L.K. Bennett and Bionda Castana's Collaboration Proves That Midheels Are Here to Stay
With flats, heels, and something in the middle, L.K. Bennett and Bionda Castana’s new spring collaboration is versatile to say the least. And while every single piece is lovely, it’s that neither-her-nor-there heel height that really got us talking when both brands flew to New York City to unveil the range.
“We’re designing them better I think. They used to be a bit meh…”
“It was very difficult to make it sexy, and now that’s completely changed.”
That was, in order, Natalia Barbieri and Jennifer Portman, cofounders of Bionda Castana, and Robert Bensoussan, L.K. Bennett CEO (both are British companies, especially fitting with the fashion flock currently roosting across the pond for London Fashion Week). The item eliciting all those so-so responses was the low heel, a traditional shoe silhouette that’s had sartorial life breathed into it thanks to editors and trendsetters around the globe slipping on a pair. The Glamour offices love the trend too, giving a sweet treatment to our favorite pairs.
“Fashion is going lower, and it’s nice to have a variation [in a collection] that’s not just the same style in different colors, but to offer it in a flat shoe too,” Barbieri explained of the choice to have the collaboration include three different heels in each style grouping. L.K. Bennett, footwear favorite of Kate Middleton, instructed the Bionda girls to use color and pattern, and they took it a step further with the height range. It’s why you can browse the offerings, find yourself drawn to, say, a graphic checkered pattern, and then decide whether you’re in the market for sexy date-night shoes or about-town flats.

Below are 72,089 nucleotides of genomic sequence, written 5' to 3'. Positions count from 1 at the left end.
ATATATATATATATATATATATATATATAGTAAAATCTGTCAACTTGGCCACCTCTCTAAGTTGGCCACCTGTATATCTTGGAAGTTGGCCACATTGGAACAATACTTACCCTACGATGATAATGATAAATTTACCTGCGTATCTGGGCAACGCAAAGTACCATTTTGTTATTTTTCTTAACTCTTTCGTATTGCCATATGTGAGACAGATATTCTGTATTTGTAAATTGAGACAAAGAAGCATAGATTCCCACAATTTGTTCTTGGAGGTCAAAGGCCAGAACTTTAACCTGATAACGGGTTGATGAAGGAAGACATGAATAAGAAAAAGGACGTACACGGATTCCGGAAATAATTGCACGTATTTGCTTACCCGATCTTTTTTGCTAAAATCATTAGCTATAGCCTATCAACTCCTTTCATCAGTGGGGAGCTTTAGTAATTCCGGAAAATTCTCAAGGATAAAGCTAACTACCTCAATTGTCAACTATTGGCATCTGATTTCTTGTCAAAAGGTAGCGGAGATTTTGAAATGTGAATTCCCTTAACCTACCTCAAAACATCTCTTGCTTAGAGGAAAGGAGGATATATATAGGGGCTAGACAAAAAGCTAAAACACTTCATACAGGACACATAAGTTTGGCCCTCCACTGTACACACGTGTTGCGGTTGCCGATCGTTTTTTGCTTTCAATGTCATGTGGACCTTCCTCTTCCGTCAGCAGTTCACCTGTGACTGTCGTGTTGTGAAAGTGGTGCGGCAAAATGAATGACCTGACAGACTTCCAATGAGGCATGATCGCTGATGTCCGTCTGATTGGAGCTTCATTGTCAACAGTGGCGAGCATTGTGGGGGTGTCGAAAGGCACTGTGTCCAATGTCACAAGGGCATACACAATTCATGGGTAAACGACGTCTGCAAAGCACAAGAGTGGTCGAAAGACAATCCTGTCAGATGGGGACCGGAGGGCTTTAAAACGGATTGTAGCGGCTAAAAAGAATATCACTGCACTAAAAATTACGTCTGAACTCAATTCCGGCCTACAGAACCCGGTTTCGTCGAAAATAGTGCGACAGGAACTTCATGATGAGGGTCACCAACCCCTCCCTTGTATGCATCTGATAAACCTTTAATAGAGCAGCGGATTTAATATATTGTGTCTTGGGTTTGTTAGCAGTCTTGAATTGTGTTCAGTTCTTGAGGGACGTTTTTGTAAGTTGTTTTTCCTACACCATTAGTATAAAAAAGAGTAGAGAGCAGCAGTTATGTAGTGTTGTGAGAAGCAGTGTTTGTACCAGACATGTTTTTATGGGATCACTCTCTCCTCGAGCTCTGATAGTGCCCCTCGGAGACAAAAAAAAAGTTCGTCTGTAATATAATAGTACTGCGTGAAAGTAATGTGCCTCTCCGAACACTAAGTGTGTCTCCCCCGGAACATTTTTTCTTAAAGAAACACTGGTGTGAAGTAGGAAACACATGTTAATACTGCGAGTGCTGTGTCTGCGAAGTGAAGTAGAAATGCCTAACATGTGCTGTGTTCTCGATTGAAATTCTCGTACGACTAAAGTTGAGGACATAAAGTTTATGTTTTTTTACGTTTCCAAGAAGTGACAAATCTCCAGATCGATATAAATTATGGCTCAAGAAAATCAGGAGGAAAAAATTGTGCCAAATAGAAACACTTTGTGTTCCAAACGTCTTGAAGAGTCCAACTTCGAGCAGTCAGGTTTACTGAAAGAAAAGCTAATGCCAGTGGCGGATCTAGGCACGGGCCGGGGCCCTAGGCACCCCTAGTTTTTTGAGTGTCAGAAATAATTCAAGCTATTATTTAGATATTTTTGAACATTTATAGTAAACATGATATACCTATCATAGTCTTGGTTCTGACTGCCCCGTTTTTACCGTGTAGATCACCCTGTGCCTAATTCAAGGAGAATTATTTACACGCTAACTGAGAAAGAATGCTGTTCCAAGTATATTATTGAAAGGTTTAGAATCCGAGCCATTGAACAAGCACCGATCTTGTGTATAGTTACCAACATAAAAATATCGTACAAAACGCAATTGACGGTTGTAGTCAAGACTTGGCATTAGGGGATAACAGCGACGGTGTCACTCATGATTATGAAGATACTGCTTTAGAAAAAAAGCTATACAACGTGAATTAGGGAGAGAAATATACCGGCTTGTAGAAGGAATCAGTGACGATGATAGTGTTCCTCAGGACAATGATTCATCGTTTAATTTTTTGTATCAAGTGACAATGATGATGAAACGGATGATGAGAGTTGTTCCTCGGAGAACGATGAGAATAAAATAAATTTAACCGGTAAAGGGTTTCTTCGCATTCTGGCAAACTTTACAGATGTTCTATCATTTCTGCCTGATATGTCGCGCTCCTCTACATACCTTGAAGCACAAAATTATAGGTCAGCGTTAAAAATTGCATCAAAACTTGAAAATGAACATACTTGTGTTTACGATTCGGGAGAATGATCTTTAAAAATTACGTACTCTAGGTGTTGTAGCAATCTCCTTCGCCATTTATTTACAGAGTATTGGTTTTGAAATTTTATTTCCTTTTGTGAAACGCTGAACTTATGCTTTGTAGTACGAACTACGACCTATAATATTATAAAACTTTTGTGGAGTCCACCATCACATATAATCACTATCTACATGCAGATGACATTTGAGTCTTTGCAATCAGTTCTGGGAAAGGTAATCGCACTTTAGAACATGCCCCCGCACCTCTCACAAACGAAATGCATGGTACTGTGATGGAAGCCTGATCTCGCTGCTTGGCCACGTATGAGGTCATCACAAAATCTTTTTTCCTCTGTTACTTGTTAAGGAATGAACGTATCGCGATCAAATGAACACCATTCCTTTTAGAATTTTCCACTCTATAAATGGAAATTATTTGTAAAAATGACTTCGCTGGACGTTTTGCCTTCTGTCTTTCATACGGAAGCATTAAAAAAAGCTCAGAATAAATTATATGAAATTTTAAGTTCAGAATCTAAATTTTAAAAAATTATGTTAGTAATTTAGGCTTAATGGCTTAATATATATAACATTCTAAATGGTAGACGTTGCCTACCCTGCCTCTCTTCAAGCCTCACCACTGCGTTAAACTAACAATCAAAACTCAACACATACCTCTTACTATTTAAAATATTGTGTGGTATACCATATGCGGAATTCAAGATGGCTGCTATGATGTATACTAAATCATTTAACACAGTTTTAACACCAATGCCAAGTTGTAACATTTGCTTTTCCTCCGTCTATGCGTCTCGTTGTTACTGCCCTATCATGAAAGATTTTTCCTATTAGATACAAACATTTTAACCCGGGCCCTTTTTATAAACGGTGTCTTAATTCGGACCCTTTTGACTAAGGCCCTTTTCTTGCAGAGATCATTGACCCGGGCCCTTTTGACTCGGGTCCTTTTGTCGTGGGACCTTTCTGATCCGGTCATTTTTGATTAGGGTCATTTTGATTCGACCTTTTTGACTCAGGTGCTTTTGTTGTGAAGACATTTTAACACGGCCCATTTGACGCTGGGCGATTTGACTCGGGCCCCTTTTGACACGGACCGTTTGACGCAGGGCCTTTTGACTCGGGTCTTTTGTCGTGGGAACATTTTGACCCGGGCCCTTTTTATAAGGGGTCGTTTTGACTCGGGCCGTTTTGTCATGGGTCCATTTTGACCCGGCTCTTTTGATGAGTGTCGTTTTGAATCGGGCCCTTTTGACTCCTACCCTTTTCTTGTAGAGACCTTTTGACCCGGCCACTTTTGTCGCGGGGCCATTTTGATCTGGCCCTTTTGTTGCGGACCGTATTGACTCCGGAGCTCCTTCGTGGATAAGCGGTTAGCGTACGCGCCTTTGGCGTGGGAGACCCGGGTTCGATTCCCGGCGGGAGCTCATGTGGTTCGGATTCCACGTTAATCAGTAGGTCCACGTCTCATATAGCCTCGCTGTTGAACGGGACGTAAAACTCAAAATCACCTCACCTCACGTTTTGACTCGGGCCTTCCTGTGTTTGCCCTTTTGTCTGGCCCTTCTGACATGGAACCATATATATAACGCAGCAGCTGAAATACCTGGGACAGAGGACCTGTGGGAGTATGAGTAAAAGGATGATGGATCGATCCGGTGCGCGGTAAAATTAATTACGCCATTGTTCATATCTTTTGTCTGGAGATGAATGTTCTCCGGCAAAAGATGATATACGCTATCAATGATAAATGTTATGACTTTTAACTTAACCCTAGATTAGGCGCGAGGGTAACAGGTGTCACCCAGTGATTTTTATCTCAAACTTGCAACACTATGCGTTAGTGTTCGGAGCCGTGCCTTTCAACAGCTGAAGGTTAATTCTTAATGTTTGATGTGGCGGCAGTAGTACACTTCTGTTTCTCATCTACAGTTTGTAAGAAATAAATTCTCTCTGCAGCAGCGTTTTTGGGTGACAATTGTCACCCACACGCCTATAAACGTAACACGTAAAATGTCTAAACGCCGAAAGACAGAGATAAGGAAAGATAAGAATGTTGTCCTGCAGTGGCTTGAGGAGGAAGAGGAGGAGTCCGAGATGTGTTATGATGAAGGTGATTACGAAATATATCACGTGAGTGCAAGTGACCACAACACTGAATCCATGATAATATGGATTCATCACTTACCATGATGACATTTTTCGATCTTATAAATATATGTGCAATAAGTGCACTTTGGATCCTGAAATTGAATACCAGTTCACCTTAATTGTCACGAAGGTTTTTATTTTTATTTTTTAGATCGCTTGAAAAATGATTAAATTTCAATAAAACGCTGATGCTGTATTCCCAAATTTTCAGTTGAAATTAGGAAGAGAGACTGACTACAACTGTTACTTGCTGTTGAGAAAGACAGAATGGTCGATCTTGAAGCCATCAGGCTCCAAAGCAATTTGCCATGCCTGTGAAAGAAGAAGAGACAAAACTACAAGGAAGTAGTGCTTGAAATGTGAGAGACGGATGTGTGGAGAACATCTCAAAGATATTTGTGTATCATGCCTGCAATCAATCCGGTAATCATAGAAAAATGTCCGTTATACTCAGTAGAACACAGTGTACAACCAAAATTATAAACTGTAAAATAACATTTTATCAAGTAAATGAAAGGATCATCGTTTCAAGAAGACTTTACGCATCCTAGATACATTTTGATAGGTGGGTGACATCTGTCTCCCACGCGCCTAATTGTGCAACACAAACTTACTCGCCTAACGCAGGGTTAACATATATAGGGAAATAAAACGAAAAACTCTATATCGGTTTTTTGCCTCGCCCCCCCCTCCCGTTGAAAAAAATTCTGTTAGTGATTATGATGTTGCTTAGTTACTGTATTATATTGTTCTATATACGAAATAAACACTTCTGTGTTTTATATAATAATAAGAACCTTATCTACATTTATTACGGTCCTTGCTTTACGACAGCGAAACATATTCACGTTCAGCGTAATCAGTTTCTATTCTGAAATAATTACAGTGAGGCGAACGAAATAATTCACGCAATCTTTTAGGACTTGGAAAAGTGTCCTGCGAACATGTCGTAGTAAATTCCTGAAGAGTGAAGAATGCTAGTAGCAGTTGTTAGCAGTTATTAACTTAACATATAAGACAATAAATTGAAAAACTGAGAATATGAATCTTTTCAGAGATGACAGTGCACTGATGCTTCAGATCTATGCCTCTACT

The trio all agreed that the emergence of the mid-heel trend is due in large part to there being a better selection than ever before. Bensoussan recounted the way the shoe business used to be designers presenting stilettos to buyers who’d come back to them with a request motivated by what would actually sell. “They were saying, ‘Hey, I need the lower heels,'” he explained, suggesting that the quick back-and-forth meant the original design was done in a slipshod reproduction. “Now you look at the care, and it’s not just the same heel reduced.”
Portman agreed, even suggesting it’s harder to make a really great mid-heel look chic or sexy compared to an inherently sultry stiletto.
“Just because you have a certain detail on a high heel doesn’t mean you can’t have it on a mid-heel. In the past, a lot of people just didn’t do it, but our ethos has always been to offer our customer, and subsequently L.K. Bennett, the choice,” she said. “You want something as pretty or feminine on a midheel…you don’t compromise on the design.”
All three said the trend toward lower heels has been percolating in the market for awhile now, and if influencers are to be believed, it’s not letting up anytime soon (especially once shoppers realize that, per fashion math, it’s actually a much smarter buy than something spindly).
“We’re seeing [mid-heels] everywhere through street style, so even if you don’t work in fashion you see it. It’s becoming more acceptable,” Barbieri said. “People are understanding that spending money on a flat or a mid-heel instead of a stiletto is a great investment because you’re more likely to wear it more often. It’s not a taxi shoe.”
See some of our favorite flats, heels, and midheight pieces here, ranging from $475 to $595, then shop here.
Watch our fourth-grade correspondent at New York Fashion Week.
Photos: Courtesy of brand